• Food: Food is a necessary expense, but it's also a major source of financial loss, according to a survey by Hloom. Of the 2,000 respondents, nearly 70% admit they spend too much on dining out. A separate survey by the American Chemistry Council found that the average American household spent $4,015 on food in 2015 and threw away 16% of it. Imagine what an extra $640 a year could do for your mental health: Instead of sacrificing it to uneaten food, investing it at a 7% return would add nearly $47,000 to your savings in 25 years. 
  • Credit card interest: Credit card users lose an average of $1,300 a year to interest, according to a NerdWallet study. Living with consumer debt can be stressful on its own, and compounding interest only adds to the pressure. If you want to take control, the first step is to call your credit card provider and ask them to lower your interest rate. The national average is just over 16% APR, and it's worth asking your lender to match that. Next, get serious about your repayment strategy by creating a time-specific plan for each account. For instance, if your current credit card balance is $5,000 at 16% APR, you'll need to pay $454 a month to be debt-free in a year. It may sound like a lot, but you can either pay $800 in interest on the balance for one year, or $4,000 over the course of five years. Make the hard choices now to lessen your stress in the future. 
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4. Get help

You don't have to cope with financial stress alone. There are plenty of ways to secure affordable, professional help, including:

  • A financial planner: It's a good idea to talk to a financial planner about your long-term goals. The average American couple retiring today needs nearly $740,000 in their golden years, and that number is only rising with inflation. You'll likely need a little help reaching your goal, and the sooner you start, the more you'll benefit from compound interest.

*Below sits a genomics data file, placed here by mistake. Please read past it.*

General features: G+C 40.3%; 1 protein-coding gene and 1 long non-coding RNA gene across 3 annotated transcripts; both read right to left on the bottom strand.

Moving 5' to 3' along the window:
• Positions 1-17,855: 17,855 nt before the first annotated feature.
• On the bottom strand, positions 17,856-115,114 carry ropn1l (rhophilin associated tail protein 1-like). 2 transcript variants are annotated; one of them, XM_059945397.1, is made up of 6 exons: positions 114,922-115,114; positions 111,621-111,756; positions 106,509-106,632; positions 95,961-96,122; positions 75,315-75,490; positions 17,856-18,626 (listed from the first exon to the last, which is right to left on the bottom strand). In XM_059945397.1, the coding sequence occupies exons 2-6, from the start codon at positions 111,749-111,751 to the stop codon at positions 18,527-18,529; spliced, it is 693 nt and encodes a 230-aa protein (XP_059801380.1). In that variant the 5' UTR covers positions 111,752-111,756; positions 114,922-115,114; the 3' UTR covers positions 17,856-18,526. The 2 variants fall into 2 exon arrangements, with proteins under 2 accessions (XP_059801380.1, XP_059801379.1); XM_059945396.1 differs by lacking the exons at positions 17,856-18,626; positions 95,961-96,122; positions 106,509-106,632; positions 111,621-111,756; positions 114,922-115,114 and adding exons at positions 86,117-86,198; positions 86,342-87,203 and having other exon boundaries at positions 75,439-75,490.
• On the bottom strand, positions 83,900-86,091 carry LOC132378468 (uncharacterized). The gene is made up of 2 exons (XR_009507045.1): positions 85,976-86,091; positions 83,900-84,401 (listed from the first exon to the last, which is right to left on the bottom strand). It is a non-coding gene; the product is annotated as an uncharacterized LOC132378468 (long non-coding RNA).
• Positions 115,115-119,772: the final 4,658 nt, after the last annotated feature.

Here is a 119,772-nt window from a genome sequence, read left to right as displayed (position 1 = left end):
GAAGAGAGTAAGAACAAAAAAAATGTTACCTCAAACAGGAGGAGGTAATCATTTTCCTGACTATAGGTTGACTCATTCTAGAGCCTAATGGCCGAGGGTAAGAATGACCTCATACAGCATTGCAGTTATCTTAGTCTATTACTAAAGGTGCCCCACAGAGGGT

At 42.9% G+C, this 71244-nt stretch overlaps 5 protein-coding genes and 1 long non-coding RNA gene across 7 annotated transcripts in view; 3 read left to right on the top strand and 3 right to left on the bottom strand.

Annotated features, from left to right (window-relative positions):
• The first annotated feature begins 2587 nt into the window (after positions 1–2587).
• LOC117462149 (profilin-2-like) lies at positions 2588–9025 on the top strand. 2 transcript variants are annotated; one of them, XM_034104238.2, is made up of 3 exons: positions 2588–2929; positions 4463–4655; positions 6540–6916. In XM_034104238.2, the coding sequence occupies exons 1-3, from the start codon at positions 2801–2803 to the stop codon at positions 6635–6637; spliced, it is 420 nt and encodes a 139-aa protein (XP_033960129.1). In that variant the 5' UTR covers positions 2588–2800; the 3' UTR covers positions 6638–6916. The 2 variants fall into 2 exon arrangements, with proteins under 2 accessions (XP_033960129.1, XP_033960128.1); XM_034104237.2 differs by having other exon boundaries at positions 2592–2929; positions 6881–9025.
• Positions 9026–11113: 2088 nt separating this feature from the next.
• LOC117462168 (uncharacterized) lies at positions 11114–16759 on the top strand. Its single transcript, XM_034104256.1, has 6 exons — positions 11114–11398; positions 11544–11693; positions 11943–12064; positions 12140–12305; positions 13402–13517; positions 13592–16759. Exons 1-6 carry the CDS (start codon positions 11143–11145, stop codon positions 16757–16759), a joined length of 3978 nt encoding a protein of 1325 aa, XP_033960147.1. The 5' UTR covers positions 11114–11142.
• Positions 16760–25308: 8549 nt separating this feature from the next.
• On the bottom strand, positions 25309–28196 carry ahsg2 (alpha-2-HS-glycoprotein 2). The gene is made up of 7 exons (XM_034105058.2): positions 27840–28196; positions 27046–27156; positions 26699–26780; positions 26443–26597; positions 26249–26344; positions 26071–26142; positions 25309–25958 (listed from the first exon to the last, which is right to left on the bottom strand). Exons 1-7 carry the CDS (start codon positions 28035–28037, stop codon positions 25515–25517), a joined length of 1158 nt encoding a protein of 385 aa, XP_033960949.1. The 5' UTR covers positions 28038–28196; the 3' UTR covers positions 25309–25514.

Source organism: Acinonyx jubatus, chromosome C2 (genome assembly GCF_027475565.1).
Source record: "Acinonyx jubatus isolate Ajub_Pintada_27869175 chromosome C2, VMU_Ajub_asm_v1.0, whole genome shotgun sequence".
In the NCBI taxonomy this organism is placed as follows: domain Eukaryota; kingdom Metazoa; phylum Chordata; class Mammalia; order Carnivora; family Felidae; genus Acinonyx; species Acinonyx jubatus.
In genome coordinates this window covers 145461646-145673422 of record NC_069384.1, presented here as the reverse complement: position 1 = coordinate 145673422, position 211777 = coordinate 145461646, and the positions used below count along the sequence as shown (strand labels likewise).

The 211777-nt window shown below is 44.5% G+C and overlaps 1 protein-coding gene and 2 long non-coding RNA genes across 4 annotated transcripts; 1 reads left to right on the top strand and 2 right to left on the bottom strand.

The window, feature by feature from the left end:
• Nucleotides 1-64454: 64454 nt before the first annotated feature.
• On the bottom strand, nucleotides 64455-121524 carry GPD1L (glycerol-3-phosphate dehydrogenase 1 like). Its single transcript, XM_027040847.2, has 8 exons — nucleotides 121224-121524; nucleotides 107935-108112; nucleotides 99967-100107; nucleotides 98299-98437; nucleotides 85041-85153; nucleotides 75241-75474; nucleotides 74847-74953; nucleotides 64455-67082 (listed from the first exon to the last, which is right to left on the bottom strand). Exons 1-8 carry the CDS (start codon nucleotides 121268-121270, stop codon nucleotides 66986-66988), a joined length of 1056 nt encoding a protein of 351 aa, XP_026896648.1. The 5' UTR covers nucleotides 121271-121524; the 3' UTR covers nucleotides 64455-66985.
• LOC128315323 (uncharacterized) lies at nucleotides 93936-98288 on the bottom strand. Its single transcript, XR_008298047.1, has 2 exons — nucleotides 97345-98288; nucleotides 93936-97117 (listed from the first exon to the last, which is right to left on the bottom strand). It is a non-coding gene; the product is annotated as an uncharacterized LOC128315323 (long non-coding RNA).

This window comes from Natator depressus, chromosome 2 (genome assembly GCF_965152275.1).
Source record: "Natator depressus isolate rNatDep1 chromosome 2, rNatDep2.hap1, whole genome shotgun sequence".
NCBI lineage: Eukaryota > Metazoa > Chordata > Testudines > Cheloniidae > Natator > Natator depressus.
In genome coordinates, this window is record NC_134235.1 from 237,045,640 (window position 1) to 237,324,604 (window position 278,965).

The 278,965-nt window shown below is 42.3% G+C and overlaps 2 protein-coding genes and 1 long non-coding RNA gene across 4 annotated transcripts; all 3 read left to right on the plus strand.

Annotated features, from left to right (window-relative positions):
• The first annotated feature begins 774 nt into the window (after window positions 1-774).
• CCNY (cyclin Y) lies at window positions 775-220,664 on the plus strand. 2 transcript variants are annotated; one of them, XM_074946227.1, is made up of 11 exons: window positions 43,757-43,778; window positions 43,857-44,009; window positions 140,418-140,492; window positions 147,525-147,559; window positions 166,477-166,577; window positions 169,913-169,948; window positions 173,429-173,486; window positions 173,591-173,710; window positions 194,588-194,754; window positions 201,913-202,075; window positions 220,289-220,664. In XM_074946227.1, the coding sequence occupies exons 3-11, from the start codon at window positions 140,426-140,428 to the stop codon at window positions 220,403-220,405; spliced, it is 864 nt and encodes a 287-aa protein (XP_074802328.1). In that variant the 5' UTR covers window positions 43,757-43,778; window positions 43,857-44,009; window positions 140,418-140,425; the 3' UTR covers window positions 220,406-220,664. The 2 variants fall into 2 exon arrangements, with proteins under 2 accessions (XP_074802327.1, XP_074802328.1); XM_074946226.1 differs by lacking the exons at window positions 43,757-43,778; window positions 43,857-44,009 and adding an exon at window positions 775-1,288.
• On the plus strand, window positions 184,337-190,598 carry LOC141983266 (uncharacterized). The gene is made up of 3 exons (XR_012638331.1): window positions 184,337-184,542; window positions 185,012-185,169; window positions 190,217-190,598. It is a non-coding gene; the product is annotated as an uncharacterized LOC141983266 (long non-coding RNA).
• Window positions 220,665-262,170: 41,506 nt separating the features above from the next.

• A tax accountant: Regardless of income, filing for taxes is a significant source of stress for 56% of Americans, according to a 2011 Zogby Interactive Survey survey, so you might feel inclined to avoid them until the last minute. While ignoring a stressful situation is comforting in the short term, you can eliminate that stress altogether -- and save some money -- by hiring an accountant. A skilled professional can point out deductions and credits for regular expenses like child care, education, business transportation, and other little-known perks you might have overlooked in the past.
  • Personal support: There's no substitute for direct advice from a successful friend. Consider the people in your life who manage money well, and ask them to walk you through their budgeting and saving strategies. You might even consult a therapist if your finance-related stress is overwhelming you.
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The topic of money may never feel entirely comfortable to you, but there are ways to lessen your stress and take control. Stay focused on the positive aspects of personal finance and find support when you need it.